When the NCAA announced it was moving back the 3-point line by a foot for men’s college basketball this season, most coaches and players just shrugged indifferently.
Most of those who had long lobbied for pushing back the arc scoffed at the insignificance of a 12-inch bump. Meanwhile, the few conservative coaches who objected to changing the game at all didn’t feel a foot was worth much flap.
“The shot is still way too easy,” Louisville coach Rick Pitino said of the move from 19 feet, 9 inches to 20 feet, 9 inches. “If they wanted to truly identify the best shooters and clear out the paint, they’d push the line back to between 22 feet and NBA range [23-9]. I think maybe you’ll see more zones, specifically more 3-2 zones. I think scoring will come down slightly, but I don’t think you’ll see dramatic changes.”
With a half-season sample available, the change might not rate dramatic, but it has been statistically substantive. Three-point shooting is down across the board. In every league and among the majority of individual teams, the game’s most valuable shot is going down less often. According to Statsheet.com, 3-point shooting at the Division I level is down from last season’s 15-year high of 35.2 percent to 33.4 percent, the lowest average since 1997, when it was 34.0.
Six of the seven area teams are shooting worse from behind the arc this season. And as Pitino predicted, national scoring has slumped accordingly, dropping from a median of 68.9 points last season to 68.5.
The deeper line had two primary objectives: First and most obviously, the extra foot was supposed to either punish or dissuade marginal shooters from taking a shot that was starting to become a routine part of every player’s arsenal. Second, and more subtly, the deeper line was supposed to spread defenses out a little more, providing better offensive spacing and more room to operate for both post players in the paint and players using pass or dribble penetration.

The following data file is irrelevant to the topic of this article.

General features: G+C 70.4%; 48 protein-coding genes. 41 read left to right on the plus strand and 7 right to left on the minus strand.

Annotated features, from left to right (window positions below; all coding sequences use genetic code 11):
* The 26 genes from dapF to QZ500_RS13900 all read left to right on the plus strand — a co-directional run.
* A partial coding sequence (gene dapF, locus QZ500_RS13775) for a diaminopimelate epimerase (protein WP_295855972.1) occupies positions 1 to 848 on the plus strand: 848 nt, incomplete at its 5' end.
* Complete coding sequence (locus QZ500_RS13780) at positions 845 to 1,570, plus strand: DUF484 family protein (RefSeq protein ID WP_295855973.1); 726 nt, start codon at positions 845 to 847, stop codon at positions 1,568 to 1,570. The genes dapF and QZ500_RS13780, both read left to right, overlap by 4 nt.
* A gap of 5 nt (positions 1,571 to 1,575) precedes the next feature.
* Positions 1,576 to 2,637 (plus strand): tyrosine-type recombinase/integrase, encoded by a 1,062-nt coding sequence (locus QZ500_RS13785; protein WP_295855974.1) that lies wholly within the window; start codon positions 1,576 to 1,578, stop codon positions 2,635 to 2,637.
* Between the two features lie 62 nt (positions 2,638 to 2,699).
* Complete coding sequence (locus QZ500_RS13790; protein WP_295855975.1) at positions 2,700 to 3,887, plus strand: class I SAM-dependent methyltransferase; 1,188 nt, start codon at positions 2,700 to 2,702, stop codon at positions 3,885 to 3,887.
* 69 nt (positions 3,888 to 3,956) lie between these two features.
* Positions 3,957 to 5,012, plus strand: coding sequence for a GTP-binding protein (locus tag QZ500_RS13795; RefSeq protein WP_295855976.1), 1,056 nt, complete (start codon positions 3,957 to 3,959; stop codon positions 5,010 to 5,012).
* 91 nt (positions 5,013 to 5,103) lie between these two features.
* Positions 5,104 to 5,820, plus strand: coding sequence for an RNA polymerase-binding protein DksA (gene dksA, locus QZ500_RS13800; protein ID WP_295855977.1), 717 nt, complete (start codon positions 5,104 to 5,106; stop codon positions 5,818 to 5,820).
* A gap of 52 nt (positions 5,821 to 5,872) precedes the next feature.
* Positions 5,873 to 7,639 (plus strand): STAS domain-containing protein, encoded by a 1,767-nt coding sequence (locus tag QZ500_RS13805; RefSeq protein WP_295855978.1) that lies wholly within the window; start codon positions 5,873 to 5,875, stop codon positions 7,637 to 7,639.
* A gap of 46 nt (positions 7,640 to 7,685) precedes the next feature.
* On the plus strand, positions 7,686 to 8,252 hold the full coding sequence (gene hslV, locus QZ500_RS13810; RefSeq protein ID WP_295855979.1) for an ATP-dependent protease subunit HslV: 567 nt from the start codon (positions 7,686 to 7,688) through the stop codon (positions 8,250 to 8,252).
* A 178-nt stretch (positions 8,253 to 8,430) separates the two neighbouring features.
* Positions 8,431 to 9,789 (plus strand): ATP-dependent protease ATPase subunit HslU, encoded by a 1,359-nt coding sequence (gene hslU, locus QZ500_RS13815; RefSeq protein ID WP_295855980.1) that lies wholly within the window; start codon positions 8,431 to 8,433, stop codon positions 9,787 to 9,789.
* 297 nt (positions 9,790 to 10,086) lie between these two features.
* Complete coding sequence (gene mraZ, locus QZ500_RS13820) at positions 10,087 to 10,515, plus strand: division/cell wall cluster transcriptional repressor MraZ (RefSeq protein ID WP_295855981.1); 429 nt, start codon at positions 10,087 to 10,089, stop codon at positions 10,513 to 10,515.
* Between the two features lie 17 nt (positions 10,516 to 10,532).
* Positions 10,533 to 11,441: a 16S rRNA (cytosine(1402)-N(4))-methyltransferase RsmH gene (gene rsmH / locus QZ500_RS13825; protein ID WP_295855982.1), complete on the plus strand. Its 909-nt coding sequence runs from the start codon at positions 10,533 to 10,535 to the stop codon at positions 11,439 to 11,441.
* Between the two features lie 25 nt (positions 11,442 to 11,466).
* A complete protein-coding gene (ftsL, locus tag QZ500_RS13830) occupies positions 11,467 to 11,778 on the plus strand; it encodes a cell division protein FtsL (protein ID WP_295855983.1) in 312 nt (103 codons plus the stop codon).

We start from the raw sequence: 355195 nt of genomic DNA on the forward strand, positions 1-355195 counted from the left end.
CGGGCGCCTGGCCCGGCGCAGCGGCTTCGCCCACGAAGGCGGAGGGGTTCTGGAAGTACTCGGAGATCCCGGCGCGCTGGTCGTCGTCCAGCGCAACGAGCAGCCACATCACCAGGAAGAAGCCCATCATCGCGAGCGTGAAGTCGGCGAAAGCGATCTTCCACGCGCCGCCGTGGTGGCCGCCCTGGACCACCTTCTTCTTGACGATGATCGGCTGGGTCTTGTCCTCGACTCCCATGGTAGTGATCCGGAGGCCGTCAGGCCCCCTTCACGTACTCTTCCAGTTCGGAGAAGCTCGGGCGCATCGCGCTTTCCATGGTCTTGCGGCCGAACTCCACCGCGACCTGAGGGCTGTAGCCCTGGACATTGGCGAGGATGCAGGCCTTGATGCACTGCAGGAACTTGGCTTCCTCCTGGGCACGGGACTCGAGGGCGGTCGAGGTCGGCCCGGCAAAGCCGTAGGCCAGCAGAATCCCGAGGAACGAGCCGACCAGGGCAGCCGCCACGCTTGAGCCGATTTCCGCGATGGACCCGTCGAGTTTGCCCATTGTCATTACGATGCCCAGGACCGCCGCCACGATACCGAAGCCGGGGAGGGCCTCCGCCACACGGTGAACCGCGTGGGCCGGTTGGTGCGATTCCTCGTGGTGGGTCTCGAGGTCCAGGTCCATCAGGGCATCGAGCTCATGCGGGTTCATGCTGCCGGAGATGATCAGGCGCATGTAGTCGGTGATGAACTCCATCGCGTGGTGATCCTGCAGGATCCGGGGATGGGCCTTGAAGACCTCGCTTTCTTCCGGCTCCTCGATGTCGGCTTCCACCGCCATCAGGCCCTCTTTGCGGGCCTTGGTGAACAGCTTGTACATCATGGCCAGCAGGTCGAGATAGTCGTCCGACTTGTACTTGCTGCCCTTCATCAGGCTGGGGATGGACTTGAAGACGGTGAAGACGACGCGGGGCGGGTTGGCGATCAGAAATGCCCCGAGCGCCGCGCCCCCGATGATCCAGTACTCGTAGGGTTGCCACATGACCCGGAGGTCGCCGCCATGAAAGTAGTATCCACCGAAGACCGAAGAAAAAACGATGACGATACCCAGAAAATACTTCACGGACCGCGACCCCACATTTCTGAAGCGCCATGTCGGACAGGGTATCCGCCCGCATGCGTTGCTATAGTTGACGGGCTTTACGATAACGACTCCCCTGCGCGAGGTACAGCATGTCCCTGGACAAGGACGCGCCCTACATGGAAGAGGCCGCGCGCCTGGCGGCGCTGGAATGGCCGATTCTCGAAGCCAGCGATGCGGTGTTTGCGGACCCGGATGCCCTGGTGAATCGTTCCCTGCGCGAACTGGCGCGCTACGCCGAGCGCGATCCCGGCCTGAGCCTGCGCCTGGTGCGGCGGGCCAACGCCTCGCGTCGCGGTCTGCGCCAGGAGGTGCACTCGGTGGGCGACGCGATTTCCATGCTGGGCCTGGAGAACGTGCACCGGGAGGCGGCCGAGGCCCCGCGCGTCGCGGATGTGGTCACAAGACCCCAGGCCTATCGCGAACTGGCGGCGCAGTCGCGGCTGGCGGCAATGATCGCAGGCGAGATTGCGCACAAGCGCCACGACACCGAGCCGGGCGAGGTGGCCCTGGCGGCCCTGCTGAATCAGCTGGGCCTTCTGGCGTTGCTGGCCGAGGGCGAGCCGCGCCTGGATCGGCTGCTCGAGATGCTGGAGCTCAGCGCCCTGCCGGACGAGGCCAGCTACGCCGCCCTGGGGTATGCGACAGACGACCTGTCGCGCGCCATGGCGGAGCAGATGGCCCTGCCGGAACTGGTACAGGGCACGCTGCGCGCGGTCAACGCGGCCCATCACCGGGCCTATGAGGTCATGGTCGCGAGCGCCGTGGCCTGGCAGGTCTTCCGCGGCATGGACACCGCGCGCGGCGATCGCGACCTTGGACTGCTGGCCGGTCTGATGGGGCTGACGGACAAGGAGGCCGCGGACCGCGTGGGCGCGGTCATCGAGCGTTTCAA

On the former count, there’s little question the deeper line seems to be working to some extent.
“If one of the primary intentions was to help separate good shooters from great ones, then I think maybe we’re seeing that,” Notre Dame coach Mike Brey said. “Across college basketball and our league, 3-point shooting is down a little. But you look at a guy like Kyle [McAlarney], and his numbers are up. Why? Maybe because a foot or two isn’t going to make a difference to a guy with his range and stroke.”
There is considerable evidence that the new line doesn’t really affect great shooters like McAlarney, an Irish senior who takes most of his 3s from NBA range. Among players with at least 30 attempts, McAlarney leads the Big East in 3-point field goal percentage (.481) after finishing second to Georgetown’s Jon Wallace last season (.441).
Other noted long-range marksmen, such as Temple’s Dionte Christmas and Kentucky’s Jodie Meeks, also have seen their proficiency from 3-point range increase in spite of the new arc.
For every McAlarney, however, there are at least two players formerly regarded as good shooters who have struggled at the new distance. Take Georgetown senior Jessie Sapp. A solid 3-point shooter last season (41.1 percent) with the line a foot closer and the deadly Wallace on his flank, Sapp is shooting just 34.5 percent from behind the arc this season.
“I don’t think it’s the new line,” said Sapp, who has made just seven of his past 31 attempts (22.6 percent) from behind the arc. “If you watch, my shots are either long or they go in and rim out. It’s not like I’m leaving them all short. … My mother called me the other day and told me that I’m releasing the ball too early. She and my brother were watching a tape of me from last year, and it was different. So I guess I’ve got to go back to my old form. What the big woman says, goes. … Once I get back to that old rhythm, I’ll be fine.”
Maybe not. Georgetown’s John Thompson III and a handful of his coaching compatriots believe the drop-off stems at least in part from muscle conditioning. In reality, one foot isn’t a big difference. But in practice, particularly for many kids who have spent their entire lives standing just behind the old arc, a foot might as well be a mile.
“If you look at old tapes from before they had a line, I think they shot from farther away than where the arc is now,” Thompson said. “But when we put that line down [in 1987], kids unfortunately began walking right to it. … Sure, it’s only one foot, but you’re also dealing with years of muscle memory in some cases.”
Evaluating whether the deeper line has opened up the middle requires more subjective analysis.View Entire Story
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